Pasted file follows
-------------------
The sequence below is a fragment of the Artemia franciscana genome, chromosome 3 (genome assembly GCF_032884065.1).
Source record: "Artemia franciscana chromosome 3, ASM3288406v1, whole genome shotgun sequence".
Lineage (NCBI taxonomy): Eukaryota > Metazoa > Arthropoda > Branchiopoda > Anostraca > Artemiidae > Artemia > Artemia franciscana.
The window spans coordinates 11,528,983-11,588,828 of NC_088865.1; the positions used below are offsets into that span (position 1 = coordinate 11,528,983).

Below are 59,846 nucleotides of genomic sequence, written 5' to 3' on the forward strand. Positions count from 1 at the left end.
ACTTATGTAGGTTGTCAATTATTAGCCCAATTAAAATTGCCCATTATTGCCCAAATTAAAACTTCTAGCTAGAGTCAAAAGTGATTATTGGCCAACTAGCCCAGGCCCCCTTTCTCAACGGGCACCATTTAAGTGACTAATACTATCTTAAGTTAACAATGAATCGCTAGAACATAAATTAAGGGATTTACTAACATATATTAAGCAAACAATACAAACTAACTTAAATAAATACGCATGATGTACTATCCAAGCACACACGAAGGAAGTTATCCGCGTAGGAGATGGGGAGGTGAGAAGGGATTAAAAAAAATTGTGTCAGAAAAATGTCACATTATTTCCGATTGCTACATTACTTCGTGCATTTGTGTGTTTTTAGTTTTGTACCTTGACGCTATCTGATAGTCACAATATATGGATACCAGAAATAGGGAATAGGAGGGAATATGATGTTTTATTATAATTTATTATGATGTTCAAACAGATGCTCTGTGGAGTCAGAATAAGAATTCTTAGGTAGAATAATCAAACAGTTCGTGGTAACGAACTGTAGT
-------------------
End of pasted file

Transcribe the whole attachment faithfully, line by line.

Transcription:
The sequence below is a fragment of the Artemia franciscana genome, chromosome 3 (genome assembly GCF_032884065.1).
Source record: "Artemia franciscana chromosome 3, ASM3288406v1, whole genome shotgun sequence".
Lineage (NCBI taxonomy): Eukaryota > Metazoa > Arthropoda > Branchiopoda > Anostraca > Artemiidae > Artemia > Artemia franciscana.
The window spans coordinates 11,528,983-11,588,828 of NC_088865.1; the positions used below are offsets into that span (position 1 = coordinate 11,528,983).

Below are 59,846 nucleotides of genomic sequence, written 5' to 3' on the forward strand. Positions count from 1 at the left end.
ACTTATGTAGGTTGTCAATTATTAGCCCAATTAAAATTGCCCATTATTGCCCAAATTAAAACTTCTAGCTAGAGTCAAAAGTGATTATTGGCCAACTAGCCCAGGCCCCCTTTCTCAACGGGCACCATTTAAGTGACTAATACTATCTTAAGTTAACAATGAATCGCTAGAACATAAATTAAGGGATTTACTAACATATATTAAGCAAACAATACAAACTAACTTAAATAAATACGCATGATGTACTATCCAAGCACACACGAAGGAAGTTATCCGCGTAGGAGATGGGGAGGTGAGAAGGGATTAAAAAAAATTGTGTCAGAAAAATGTCACATTATTTCCGATTGCTACATTACTTCGTGCATTTGTGTGTTTTTAGTTTTGTACCTTGACGCTATCTGATAGTCACAATATATGGATACCAGAAATAGGGAATAGGAGGGAATATGATGTTTTATTATAATTTATTATGATGTTCAAACAGATGCTCTGTGGAGTCAGAATAAGAATTCTTAGGTAGAATAATCAAACAGTTCGTGGTAACGAACTGTAGT